For periodic oscillations, when the period is comparable to the lifetime of the trapped electron for a given thermometer, it may be used to infer temporal variation of surface temperature (see Sect. 2.2.2). Typically, tens of thousands of years of temperature oscillation can be detected using TL thermometers with peak temperatures higher than 200 ∘C (210 to 250 ∘C). Periodic oscillation with shorter periods (<1 kyr) will exhibit a similar effect to isothermal temperature conditions, yielding a temperature higher than the mean of oscillation.
One outstanding issue when using TL is the sensitivity change during the very first measurements up to 450 ∘C, which cannot be corrected by post-glow normalization (Tang and Li, 2017). Here we show that sensitivity changes during natural measurements can be monitored for lower-temperature TL (<150 ∘C) following the same method adopted for the OSL of quartz, which is called the natural correction factor (NCF; Singhvi et al., 2011). Because there is no direct method to track the TL sensitivity change in the region of interest (210–250 ∘C TL), we simply extrapolate the sensitivity change observed in the lower temperature TL peaks (i.e. 90–150 ∘C) to the region of interest (i.e. 210–250 ∘C). This is new and it will need further investigation. However, we find that the effect of the initial sensitivity change on the amplitude of the inferred temperature histories is small. In Fig. 10, we compare inversion results for three different scenarios for sample MBTP1: (1) there is no initial sensitivity correction, i.e. NCF = 1; (2) the initial sensitivity correction is done using the value obtained at 100 ∘C (NCF); and (3) the var-NCF approach described in the Sect. 4.3.1 is used. Although the results show that the sensitivity correction has a significant impact on the absolute inferred temperature, we do not observe much difference between using a constant value and the extrapolated value. Furthermore, and more importantly, the difference between the present-day temperature and temperature at about 20 ka remains about 10–11 ∘C in the three tested cases (median of the prediction).
The estimated constant erosion rates in these two sample locations, MBTP1 and MBTP9, are and mm yr−1 with maximum possible times of erosion of 20.9 and 19.5 ka respectively (Lehman et al., 2020). This translates to maximum erosion depths in these two locations of 0.07 and 0.62 m respectively. At those depths, mean temperature should be in equilibrium with atmospheric temperature (e.g. Hasler et al., 2011). Based on the rock temperature measurement of borehole samples in Mont Blanc massif, Magnin et al. (2017) suggest that up to a 2 m depth the rock temperature is nearly constant with depth or a maximum variation of up to 1 ∘C (Fig. 6c of Magnin et al., 2017). No effect of erosion on surface temperature is considered here.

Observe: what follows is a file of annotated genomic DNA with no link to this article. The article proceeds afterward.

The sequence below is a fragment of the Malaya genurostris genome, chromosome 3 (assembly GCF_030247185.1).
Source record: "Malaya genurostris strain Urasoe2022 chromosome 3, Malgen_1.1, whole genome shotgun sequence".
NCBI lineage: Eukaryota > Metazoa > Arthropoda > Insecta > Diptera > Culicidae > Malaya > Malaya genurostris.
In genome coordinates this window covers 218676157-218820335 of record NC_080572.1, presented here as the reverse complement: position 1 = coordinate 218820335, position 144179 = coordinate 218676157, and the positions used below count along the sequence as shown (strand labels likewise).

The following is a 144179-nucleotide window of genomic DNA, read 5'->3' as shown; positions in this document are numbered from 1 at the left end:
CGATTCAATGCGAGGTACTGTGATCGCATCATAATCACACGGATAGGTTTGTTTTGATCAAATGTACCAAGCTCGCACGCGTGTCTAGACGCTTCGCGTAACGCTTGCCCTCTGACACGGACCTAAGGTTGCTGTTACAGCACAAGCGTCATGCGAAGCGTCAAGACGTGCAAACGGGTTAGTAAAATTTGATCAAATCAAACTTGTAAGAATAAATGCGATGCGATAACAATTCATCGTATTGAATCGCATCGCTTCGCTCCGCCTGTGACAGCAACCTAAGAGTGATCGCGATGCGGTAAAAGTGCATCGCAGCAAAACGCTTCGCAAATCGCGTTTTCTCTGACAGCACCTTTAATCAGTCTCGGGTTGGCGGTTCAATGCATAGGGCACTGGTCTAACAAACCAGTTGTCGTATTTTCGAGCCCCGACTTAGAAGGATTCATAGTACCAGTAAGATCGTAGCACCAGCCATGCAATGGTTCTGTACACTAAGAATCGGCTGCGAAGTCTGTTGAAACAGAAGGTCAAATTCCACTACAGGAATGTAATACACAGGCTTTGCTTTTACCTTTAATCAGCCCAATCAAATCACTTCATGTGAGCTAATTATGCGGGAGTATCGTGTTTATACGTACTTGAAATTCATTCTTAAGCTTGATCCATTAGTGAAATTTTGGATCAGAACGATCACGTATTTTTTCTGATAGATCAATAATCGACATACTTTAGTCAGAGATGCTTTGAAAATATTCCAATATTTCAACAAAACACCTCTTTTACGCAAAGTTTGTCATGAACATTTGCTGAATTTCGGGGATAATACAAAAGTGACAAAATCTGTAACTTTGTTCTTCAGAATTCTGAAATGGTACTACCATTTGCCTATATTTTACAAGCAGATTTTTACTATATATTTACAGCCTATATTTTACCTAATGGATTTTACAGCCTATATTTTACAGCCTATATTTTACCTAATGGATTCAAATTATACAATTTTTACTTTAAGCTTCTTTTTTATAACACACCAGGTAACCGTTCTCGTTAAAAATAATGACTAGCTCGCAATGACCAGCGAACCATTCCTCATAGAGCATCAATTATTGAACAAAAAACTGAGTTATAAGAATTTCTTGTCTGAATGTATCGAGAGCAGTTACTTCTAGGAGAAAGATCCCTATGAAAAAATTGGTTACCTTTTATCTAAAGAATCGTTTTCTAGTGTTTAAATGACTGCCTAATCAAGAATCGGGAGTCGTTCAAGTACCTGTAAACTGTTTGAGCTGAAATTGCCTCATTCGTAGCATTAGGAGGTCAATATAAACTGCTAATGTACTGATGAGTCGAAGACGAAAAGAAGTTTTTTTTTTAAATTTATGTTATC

For the inverse modelling of natural samples, δ18O data are used as a prior on the shape of the thermal histories, but we leave two scaling parameters free – minimum temperature at 20 ka, and amplitude (temperature difference between at 20 ka and present) – and we did not include the role of ice on setting the rock temperature during glaciation. Lehman et al. (2020) provided a range of solutions for deglaciation in the present location: either thinning of 450 m of the glacier occurred progressively between ∼17 and ∼12 ka or it was instantaneous. In the absence of a clear scenario, we took two samples from two extreme altitudes of 2545 m a.s.l. (MBTP1) and 2133 m a.s.l. (MBTP9). The top-most sample, MBTP1, had a very thin or no glacier coverage during LGM, and the bottom-most sample, MBTP9, was exposed or covered by ice. Thus, it is expected that the during LGM, the rock temperature of MBTP1 would have been in equilibrium with atmospheric temperature (Hoelzle et al., 1999), whereas it is less clear for MBTP9. If it was covered by ice, it was likely temperate ice and the basal temperature would be close to 0 ∘C. Interestingly, we find similar results from the inversion; predicted rock surface temperatures of MBTP1 and MBTP9, during LGM, are and respectively, and the temperature of the bottom-most sample during LGM is close to 0 ∘C, at least within error.